The Italian media have heaped praise on Tuesday's re-opening of Milan's opera house, La Scala, after a three-year closure for renovation.
Applause all round for opera cast
Almost everyone seemed to agree that the occasion was a "triumph" for the theatre and its musical conductor, Riccardo Muti.
The only doubts were over the opera chosen for the event, Europa Riconosciuta, a little-known work by Antonio Salieri, with which the theatre was inaugurated in 1778 but has not been performed since.
Italian state radio Rai said the occasion was a historic one. "The evening seemed to sum up 226 years of history, from 1778 which saw the birth of the most famous opera house in the world."
It added that "under Muti's perfect conducting", the main singers "were excellent".
However, the radio appeared to be slightly doubtful over the intrinsic quality of the opera.
"This 7 December will stay in history because of the circumstances which characterised it, which go beyond the quality of the music of Salieri's opera," it said.
Milan's Corriere della Sera, Italy's leading daily, had no such reservations and stressed the importance of rediscovering such a long-forgotten part of Milan's heritage.
"The opera Europa Riconosciuta by Antonio Salieri was sleeping in the history of music and Milan, with nobody awakening it for over 200 years.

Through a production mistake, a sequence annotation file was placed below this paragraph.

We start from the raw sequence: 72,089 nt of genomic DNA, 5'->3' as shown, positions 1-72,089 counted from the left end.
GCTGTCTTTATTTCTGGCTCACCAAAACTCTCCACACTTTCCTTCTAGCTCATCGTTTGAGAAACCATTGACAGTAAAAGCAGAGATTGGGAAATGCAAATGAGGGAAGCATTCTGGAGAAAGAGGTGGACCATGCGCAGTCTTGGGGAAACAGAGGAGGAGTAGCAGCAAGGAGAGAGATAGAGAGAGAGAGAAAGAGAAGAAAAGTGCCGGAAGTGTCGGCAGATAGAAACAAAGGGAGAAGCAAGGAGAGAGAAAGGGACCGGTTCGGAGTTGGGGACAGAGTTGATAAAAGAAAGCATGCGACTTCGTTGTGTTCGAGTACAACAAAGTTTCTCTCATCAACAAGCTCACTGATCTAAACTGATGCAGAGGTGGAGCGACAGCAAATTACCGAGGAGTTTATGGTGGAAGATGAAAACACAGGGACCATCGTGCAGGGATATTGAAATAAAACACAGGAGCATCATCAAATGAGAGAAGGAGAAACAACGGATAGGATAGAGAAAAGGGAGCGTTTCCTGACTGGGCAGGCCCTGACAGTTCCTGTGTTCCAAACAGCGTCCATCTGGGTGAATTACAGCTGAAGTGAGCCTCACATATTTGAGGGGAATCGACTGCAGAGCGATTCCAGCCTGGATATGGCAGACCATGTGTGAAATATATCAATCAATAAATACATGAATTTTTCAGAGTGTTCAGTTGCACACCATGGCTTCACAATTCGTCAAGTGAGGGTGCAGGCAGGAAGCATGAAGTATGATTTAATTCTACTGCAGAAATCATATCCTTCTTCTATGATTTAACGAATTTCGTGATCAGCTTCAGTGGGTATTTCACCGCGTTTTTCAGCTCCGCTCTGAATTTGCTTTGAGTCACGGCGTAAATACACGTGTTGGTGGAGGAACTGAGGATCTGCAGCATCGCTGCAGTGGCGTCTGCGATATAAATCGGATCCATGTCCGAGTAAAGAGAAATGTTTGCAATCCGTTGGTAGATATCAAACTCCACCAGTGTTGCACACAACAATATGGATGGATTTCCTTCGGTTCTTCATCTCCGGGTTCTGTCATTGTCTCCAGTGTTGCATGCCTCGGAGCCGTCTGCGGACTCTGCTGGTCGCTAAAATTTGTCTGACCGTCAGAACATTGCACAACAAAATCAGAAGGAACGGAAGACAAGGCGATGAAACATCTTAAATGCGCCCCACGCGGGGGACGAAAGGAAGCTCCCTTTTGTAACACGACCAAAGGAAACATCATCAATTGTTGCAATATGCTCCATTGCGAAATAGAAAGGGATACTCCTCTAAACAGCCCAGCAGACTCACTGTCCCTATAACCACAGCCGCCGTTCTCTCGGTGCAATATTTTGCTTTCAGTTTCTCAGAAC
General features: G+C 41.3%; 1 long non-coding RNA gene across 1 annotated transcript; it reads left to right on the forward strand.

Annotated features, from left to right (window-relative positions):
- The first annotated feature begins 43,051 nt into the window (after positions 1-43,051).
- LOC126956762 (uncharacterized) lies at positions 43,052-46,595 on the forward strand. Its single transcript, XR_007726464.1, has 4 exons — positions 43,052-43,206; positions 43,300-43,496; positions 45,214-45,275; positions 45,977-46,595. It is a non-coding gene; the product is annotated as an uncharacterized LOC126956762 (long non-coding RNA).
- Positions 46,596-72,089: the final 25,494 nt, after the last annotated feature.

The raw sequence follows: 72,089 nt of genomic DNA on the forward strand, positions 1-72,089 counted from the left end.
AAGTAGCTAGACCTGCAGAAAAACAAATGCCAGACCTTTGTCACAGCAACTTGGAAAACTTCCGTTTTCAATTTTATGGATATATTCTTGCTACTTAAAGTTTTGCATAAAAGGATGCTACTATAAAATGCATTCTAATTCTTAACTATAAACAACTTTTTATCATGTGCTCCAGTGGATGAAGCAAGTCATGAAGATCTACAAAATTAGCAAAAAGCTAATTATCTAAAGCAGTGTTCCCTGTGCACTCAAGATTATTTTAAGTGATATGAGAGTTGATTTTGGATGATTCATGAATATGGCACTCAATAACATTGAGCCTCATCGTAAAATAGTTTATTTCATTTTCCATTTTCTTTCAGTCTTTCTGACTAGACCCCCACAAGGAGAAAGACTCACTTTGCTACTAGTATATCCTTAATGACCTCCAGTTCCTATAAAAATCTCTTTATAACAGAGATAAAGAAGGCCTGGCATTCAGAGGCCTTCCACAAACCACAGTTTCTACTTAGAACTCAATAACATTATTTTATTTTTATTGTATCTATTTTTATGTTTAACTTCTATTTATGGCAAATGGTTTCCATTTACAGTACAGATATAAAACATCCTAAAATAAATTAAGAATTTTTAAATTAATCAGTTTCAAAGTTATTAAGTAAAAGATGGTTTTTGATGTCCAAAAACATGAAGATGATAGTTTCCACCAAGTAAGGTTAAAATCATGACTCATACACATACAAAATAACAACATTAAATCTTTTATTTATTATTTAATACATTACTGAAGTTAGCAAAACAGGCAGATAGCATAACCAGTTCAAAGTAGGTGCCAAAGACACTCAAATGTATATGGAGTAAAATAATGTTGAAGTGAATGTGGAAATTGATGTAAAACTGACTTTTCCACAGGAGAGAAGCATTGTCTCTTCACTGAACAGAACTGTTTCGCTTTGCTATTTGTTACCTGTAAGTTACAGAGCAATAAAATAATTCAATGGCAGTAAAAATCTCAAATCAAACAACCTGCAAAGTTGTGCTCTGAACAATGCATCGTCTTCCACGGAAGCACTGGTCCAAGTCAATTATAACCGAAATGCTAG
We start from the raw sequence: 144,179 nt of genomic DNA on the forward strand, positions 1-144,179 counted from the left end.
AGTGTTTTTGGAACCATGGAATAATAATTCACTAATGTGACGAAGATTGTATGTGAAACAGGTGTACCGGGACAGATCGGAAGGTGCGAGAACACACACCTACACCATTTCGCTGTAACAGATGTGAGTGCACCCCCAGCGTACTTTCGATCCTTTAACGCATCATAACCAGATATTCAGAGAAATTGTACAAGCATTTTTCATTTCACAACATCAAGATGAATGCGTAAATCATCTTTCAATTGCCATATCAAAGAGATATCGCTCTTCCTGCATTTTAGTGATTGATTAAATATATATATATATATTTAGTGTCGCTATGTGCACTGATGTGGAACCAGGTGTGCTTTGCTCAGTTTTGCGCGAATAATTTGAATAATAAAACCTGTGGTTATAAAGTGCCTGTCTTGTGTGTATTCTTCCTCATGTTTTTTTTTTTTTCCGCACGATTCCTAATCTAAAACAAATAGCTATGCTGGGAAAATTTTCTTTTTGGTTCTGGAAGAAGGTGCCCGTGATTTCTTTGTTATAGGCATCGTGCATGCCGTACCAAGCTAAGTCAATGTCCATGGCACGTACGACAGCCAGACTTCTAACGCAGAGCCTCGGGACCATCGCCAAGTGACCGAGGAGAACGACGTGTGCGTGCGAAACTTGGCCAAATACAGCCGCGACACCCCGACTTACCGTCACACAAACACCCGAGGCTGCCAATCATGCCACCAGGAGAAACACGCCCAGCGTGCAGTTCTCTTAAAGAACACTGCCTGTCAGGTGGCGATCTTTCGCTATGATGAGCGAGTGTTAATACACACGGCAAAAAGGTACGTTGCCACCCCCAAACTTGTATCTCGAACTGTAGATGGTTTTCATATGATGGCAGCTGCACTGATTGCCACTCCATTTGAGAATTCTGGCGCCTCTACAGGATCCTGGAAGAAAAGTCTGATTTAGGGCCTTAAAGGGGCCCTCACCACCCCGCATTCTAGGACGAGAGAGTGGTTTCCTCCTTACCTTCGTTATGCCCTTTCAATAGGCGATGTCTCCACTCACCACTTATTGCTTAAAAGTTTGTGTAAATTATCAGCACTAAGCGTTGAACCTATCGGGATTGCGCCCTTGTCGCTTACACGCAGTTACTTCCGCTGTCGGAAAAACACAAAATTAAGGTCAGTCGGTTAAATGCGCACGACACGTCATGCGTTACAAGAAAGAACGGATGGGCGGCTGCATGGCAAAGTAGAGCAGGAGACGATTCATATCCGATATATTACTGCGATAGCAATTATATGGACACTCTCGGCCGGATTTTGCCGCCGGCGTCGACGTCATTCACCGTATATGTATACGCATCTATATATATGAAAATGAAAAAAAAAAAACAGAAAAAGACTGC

"Breaking the spell of this sleep was more than just a cultural challenge. Its performance opened up a forgotten box containing lost emotions, displaying them despite the laws of time and creating a party for Milan and its people."
But director Riccardo Muti himself was more moderate in assessing the quality of Salieri's opera, in comments quoted by Rome's La Repubblica - "It certainly is not a masterpiece but is still a very important piece of music".
The Rome paper agreed that the occasion was a "triumph". "Riccardo Muti and stage director Luca Ronconi have passed the most difficult test - the re-opening of La Scala after a three-year renovation," it said.
The most sceptical review came from Rome's Il Messaggero in an article headlined "The new Scala goes back to the past".
Even though the paper admitted that the performance was "impeccable" and the staging "learned and elegant", it was unimpressed by the choice of opera
"Antonio Salieri's opera, which was complex and difficult, did not trigger enthusiasm. The least convincing thing about the highly anticipated opening of La Scala was the opera chosen, Europa Riconosciuta."
BBC Monitoring, based in Caversham in southern England, selects and translates information from radio, television, press, news agencies and the Internet from 150 countries in more than 70 languages.